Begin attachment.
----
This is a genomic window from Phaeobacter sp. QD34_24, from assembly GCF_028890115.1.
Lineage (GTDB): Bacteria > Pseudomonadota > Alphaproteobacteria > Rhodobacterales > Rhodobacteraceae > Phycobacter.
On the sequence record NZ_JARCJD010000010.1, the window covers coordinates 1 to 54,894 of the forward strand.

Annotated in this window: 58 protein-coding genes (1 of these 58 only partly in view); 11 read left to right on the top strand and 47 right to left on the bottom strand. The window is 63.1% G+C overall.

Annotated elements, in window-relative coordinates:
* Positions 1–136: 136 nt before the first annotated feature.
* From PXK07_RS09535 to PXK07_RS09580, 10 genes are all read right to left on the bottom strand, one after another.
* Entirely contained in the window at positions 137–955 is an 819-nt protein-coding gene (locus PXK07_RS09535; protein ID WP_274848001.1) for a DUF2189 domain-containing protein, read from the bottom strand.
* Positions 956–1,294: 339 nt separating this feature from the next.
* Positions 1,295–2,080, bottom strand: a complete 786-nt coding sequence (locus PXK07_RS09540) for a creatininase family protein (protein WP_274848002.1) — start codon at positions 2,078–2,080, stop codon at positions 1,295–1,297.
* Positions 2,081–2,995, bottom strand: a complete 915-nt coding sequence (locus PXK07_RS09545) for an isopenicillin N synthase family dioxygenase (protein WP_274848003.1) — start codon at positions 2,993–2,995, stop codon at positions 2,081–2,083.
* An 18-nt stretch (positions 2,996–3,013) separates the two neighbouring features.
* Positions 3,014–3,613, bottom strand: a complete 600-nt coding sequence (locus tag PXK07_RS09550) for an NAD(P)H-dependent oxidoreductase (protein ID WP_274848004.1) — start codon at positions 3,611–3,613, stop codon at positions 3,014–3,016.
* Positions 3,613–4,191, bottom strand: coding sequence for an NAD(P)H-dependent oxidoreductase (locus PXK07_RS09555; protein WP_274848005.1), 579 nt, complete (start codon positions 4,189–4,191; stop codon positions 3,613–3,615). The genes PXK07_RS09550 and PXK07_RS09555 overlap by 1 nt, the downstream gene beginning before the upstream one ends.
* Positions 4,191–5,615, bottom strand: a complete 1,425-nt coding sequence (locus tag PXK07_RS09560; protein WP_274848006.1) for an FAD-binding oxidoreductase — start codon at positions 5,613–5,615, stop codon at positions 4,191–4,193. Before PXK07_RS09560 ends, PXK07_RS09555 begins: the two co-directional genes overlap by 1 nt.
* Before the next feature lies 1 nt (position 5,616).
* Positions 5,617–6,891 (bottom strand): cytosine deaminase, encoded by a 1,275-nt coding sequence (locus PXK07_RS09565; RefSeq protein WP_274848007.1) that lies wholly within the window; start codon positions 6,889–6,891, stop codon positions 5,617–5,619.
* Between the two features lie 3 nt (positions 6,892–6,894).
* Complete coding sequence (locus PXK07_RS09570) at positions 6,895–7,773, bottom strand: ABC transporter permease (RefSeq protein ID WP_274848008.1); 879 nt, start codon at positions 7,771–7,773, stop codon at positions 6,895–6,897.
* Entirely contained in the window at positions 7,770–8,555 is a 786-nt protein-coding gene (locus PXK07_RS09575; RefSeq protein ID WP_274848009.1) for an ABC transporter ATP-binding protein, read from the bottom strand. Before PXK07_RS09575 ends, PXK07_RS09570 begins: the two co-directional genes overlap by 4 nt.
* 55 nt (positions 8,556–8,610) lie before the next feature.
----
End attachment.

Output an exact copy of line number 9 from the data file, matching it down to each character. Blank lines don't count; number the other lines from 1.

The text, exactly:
* Positions 956–1,294: 339 nt separating this feature from the next.